Design thinking is an exciting creative process, with some interesting applications for marketing. It’s a user centric, iterative design method with rapid prototyping. Let’s break that down…
Have you ever seen a promotional video or flyer and just flinched? Something so disconnected from what you (as a potential customer) might want that it’s almost painful to watch? It got me thinking, how many new businesses have actually met their customers? How many actually vet their (top of funnel) marketing materials with customers?
Did they understand you?
Let’s assume for a moment that you’ve met your customer, and you’ve got a good understanding of what they want. Next step, creating some materials to help promote your business to them. It’s incredible how many different ways there are for one set of words to be interpreted. When they see your material, even if they weren’t overwhelmed, it’s important they hear the right message.
Think of the most interesting advert that you can, what do you remember about it? What message did you get from it? It’s not often that more than three key points get taken away from any collateral (except for possibly detailed spec sheets). You might have multiple supporting points, but they should all lead towards the same tightly defined key message(s). Don’t try to cram too much into one piece of collateral (unless it’s a bottom of funnel piece), your customer won’t be able to digest or recall it. You’ll want to make sure that your point is being unambiguously being driven home.
Did you dip your toes in first?
Whether you’re running a web business that sells to a large consumer audience, or a high-end niche business, the time & cost involved in getting your solution in-front of customers is always high. Going out with material that isn’t leaving your customers with the right message is a waste of your very precious resources.
Instead of a trial-by-fire approach that could potentially burn some prospects, it might be better to test your materials on a sample audience first. Understand what they take away and how they react. Refine your materials based on this feedback so that your customer can easily recall the intended key messages. The key thing here is “test on a sample audience”, not your mum.
The time taken to refine your materials will be less than what’s lost by going out with something unclear, but be careful not to get stuck in analysis-paralysis, or a never-ending cycle of improvement.
If you read this and take-away only one thing, hopefully it will be “Clearly define up-to three key points that you want your customers to recall, then test on real customers”. Message received?
I ordered a new STEM toy for my kids, and was watching them open & start to play. It was great watching them play with the toy, and possibly better still when they finished and tidied it back up (how rare is that?). The experience really got me thinking about how they had interacted with the product, and what impact the packaging had made.
The Grand Opening
Logistics, stacking & storage benefits aside (these are important, and your packaging massively contributes, we won’t cover it in this article though), the image on the outside of the box immediately communicated what the toy was, what was included and how it was supposed to be used. The age tag was an important reassurance that, yes, they could do this – just like any professional certification. We hadn’t even begun to open the box and they’d already made a series of assessments.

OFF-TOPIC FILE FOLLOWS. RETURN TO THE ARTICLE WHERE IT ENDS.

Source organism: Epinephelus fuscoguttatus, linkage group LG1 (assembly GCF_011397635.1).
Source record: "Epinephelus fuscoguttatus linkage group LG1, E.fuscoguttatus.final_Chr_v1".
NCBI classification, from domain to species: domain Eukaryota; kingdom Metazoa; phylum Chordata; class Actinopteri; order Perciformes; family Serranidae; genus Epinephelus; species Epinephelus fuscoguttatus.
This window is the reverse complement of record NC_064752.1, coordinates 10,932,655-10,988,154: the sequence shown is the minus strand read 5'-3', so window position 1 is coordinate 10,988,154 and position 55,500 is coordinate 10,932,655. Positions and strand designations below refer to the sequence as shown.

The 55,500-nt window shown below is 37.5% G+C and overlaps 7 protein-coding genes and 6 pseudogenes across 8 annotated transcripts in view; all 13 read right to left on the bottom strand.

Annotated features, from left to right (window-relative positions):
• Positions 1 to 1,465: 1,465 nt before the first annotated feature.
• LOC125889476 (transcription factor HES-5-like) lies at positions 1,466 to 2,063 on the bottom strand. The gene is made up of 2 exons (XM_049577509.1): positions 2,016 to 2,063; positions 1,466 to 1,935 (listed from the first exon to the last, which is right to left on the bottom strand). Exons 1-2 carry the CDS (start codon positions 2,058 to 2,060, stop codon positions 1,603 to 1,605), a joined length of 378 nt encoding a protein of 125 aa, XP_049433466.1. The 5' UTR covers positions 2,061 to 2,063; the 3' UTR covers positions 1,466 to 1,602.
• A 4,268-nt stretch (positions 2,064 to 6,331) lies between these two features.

Having understood the product (in milliseconds), getting everything out of the box was the next priority. Easy to open flaps, that didn’t tear when pulled & a distinct lack of (indestructible) tape holding flaps closed – meant that the interior tray came out nicely. The product was immediately visible, which gave a moment of pause, and perhaps appreciation, before the assembly started. Playing with the toy is the goal, so making sure they can get to it immediately & easily is really important – as is the satisfaction of being able to see it when the box opens.
The product layout on the interior trays is surprisingly important. Whilst it’s much like a grand unveiling, where your attention to detail is rewarded with user delight – it’s also an (almost) linear instructional path for them to follow. Allowing you to guide them through the discovery, setup & assembly in a specific order.
How the products are kept, and managed on the interior trays is just as important. Single use plastic bags & zip ties, make it very difficult to repack the product. Whereas velcro or cable ties are easily reusable. A well thought out box interior, can make it easy for your client to repack & store your product.
Think about a good board game. If you couldn’t put everything back properly, after just a few uses it’d be useless. You probably wouldn’t buy spares, as much as you’d be disappointed that you’d lost everything.
It’s important to remember that 100% of your consumers will interact with the products packaging, making it one of the most critical aspects of your product. So much so that Louis Vitton even had a post announcing its new packaging! Whilst you’re thinking about your product packaging and how you can improve it. Here’s an example of some excellent packaging for inspiration:
- Exterior clearly indicates what the product is good for and how I can expect to use it & communicates brand value
- Obvious & easy to open flap, which keeps the product the right way up
- Product is immediately visible. No unnecessary wrapping or plastic bags.
- As the product is removed, the accessories are revealed
If you’re an eTailer, remember that the only part of your brand clients will physically interact with is the packaging (and the product of course).